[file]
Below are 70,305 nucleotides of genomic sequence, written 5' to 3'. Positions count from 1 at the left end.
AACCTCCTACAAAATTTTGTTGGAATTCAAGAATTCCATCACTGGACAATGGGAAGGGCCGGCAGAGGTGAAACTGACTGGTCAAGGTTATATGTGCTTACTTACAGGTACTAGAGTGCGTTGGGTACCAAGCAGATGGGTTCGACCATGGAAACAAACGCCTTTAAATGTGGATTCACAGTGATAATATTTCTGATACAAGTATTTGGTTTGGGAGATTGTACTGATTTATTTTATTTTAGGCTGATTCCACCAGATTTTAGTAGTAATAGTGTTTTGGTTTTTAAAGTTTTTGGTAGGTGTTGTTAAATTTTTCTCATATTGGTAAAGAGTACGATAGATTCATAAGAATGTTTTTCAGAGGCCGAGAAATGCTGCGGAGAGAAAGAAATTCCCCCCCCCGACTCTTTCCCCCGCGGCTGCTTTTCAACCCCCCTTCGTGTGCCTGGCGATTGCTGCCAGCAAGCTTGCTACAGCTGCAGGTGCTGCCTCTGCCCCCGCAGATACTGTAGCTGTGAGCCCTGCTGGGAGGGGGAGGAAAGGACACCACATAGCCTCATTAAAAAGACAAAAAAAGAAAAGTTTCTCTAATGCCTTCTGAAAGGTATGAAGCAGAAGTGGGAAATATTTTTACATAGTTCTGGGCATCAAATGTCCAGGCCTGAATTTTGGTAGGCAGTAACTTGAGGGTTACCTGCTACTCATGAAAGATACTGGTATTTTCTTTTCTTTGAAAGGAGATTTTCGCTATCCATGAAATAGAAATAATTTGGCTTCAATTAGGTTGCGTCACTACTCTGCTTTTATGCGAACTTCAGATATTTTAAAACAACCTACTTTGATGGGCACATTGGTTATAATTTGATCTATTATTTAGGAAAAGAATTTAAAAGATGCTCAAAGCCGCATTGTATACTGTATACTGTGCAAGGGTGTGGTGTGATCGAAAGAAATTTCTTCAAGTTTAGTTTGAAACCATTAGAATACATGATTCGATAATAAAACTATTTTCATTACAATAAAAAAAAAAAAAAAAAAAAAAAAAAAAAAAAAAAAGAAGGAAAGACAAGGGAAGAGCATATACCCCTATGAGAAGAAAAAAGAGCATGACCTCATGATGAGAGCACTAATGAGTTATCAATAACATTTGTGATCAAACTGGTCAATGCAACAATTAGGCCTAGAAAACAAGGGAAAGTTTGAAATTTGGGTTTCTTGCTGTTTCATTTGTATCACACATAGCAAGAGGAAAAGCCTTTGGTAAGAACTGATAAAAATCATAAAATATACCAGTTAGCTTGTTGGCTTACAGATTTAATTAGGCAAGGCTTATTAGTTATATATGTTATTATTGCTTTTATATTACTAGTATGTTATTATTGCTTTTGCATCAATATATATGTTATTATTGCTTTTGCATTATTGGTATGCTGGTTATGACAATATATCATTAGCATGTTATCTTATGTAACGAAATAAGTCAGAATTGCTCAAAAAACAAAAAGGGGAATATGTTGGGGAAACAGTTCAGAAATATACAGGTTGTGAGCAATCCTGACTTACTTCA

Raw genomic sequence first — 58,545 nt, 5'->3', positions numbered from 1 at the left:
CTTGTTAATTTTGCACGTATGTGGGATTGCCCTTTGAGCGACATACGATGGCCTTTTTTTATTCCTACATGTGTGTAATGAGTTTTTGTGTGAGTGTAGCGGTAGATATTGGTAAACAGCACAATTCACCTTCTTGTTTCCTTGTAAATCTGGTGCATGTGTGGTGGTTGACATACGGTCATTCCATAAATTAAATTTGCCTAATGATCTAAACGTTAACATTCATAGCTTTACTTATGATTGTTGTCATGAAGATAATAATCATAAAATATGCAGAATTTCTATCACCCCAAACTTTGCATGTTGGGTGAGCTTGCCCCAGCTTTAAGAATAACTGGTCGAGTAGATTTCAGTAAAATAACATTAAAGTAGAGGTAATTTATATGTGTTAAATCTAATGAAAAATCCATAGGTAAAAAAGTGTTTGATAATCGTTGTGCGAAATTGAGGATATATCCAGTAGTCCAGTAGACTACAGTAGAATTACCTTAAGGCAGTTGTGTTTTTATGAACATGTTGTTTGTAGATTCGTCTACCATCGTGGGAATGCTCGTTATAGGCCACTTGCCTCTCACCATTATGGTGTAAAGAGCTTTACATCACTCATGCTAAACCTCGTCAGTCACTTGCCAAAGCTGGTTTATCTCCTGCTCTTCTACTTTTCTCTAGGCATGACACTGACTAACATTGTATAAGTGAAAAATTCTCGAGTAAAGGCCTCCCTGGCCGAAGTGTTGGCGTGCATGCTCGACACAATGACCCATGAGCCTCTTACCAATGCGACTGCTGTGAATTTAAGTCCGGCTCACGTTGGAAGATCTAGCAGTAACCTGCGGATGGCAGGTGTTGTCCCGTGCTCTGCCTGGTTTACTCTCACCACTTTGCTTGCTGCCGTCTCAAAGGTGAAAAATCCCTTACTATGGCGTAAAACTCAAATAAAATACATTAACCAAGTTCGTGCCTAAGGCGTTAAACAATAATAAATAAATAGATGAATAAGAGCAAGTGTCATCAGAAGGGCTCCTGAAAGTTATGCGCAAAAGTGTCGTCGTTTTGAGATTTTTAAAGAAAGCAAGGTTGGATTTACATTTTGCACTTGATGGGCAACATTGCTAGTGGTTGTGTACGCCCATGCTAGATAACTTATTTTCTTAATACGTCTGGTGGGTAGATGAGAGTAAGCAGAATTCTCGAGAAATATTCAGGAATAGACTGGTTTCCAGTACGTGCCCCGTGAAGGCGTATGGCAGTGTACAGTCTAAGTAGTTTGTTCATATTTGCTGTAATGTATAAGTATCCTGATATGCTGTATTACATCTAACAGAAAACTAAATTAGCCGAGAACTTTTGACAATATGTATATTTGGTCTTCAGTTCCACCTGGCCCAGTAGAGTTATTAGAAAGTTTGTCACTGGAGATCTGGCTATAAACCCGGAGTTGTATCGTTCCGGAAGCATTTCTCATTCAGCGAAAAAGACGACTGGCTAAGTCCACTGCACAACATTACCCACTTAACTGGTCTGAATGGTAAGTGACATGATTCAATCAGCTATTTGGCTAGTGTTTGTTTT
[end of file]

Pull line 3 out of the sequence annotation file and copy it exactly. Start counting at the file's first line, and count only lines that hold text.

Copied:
Raw genomic sequence first — 58,545 nt, 5'->3', positions numbered from 1 at the left: